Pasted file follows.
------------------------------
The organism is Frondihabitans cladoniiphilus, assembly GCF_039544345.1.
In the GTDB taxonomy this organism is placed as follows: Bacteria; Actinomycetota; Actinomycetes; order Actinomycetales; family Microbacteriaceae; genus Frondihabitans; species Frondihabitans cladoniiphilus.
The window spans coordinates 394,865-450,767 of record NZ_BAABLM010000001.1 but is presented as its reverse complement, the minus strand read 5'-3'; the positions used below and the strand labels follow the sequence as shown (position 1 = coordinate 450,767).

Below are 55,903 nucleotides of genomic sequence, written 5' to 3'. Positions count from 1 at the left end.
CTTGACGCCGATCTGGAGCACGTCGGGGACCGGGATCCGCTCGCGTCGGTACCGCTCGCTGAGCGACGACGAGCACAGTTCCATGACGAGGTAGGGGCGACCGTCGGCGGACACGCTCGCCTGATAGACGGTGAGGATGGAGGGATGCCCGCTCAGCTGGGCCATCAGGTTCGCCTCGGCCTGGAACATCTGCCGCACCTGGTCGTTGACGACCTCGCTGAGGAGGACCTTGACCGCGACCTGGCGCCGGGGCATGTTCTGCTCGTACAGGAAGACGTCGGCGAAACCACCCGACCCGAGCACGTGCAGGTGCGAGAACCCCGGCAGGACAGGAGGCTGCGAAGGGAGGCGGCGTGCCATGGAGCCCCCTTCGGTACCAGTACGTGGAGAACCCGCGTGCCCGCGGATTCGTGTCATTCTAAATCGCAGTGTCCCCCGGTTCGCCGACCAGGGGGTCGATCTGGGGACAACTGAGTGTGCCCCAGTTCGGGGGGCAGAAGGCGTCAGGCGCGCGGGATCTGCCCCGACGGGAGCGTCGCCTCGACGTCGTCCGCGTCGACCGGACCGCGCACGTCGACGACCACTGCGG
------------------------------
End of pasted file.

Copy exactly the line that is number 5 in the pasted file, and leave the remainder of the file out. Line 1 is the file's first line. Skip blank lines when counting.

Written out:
CTTGACGCCGATCTGGAGCACGTCGGGGACCGGGATCCGCTCGCGTCGGTACCGCTCGCTGAGCGACGACGAGCACAGTTCCATGACGAGGTAGGGGCGACCGTCGGCGGACACGCTCGCCTGATAGACGGTGAGGATGGAGGGATGCCCGCTCAGCTGGGCCATCAGGTTCGCCTCGGCCTGGAACATCTGCCGCACCTGGTCGTTGACGACCTCGCTGAGGAGGACCTTGACCGCGACCTGGCGCCGGGGCATGTTCTGCTCGTACAGGAAGACGTCGGCGAAACCACCCGACCCGAGCACGTGCAGGTGCGAGAACCCCGGCAGGACAGGAGGCTGCGAAGGGAGGCGGCGTGCCATGGAGCCCCCTTCGGTACCAGTACGTGGAGAACCCGCGTGCCCGCGGATTCGTGTCATTCTAAATCGCAGTGTCCCCCGGTTCGCCGACCAGGGGGTCGATCTGGGGACAACTGAGTGTGCCCCAGTTCGGGGGGCAGAAGGCGTCAGGCGCGCGGGATCTGCCCCGACGGGAGCGTCGCCTCGACGTCGTCCGCGTCGACCGGACCGCGCACGTCGACGACCACTGCGG